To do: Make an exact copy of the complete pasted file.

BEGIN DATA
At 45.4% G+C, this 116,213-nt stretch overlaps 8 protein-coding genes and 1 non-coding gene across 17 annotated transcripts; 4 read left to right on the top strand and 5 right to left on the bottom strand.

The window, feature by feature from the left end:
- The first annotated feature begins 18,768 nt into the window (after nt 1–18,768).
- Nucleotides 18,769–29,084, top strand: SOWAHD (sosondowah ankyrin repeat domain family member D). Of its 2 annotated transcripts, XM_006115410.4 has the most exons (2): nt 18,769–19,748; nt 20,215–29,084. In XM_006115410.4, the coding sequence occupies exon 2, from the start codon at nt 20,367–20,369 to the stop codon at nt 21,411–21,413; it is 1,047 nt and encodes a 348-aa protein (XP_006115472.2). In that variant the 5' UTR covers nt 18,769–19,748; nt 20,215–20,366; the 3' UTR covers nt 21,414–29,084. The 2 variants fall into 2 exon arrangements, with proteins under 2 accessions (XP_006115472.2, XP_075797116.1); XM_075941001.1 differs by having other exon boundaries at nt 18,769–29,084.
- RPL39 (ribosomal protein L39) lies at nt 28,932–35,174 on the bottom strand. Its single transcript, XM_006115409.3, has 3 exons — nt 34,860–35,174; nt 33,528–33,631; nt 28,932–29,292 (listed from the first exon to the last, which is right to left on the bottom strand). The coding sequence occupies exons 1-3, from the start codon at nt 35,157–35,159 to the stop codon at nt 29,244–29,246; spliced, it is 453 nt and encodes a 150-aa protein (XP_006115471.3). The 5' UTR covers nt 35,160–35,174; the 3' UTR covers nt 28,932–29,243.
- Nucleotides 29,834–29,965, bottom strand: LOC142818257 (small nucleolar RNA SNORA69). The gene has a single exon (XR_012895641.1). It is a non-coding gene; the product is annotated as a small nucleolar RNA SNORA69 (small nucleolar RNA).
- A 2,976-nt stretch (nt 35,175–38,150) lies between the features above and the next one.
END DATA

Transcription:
At 45.4% G+C, this 116,213-nt stretch overlaps 8 protein-coding genes and 1 non-coding gene across 17 annotated transcripts; 4 read left to right on the top strand and 5 right to left on the bottom strand.

The window, feature by feature from the left end:
- The first annotated feature begins 18,768 nt into the window (after nt 1–18,768).
- Nucleotides 18,769–29,084, top strand: SOWAHD (sosondowah ankyrin repeat domain family member D). Of its 2 annotated transcripts, XM_006115410.4 has the most exons (2): nt 18,769–19,748; nt 20,215–29,084. In XM_006115410.4, the coding sequence occupies exon 2, from the start codon at nt 20,367–20,369 to the stop codon at nt 21,411–21,413; it is 1,047 nt and encodes a 348-aa protein (XP_006115472.2). In that variant the 5' UTR covers nt 18,769–19,748; nt 20,215–20,366; the 3' UTR covers nt 21,414–29,084. The 2 variants fall into 2 exon arrangements, with proteins under 2 accessions (XP_006115472.2, XP_075797116.1); XM_075941001.1 differs by having other exon boundaries at nt 18,769–29,084.
- RPL39 (ribosomal protein L39) lies at nt 28,932–35,174 on the bottom strand. Its single transcript, XM_006115409.3, has 3 exons — nt 34,860–35,174; nt 33,528–33,631; nt 28,932–29,292 (listed from the first exon to the last, which is right to left on the bottom strand). The coding sequence occupies exons 1-3, from the start codon at nt 35,157–35,159 to the stop codon at nt 29,244–29,246; spliced, it is 453 nt and encodes a 150-aa protein (XP_006115471.3). The 5' UTR covers nt 35,160–35,174; the 3' UTR covers nt 28,932–29,243.
- Nucleotides 29,834–29,965, bottom strand: LOC142818257 (small nucleolar RNA SNORA69). The gene has a single exon (XR_012895641.1). It is a non-coding gene; the product is annotated as a small nucleolar RNA SNORA69 (small nucleolar RNA).
- A 2,976-nt stretch (nt 35,175–38,150) lies between the features above and the next one.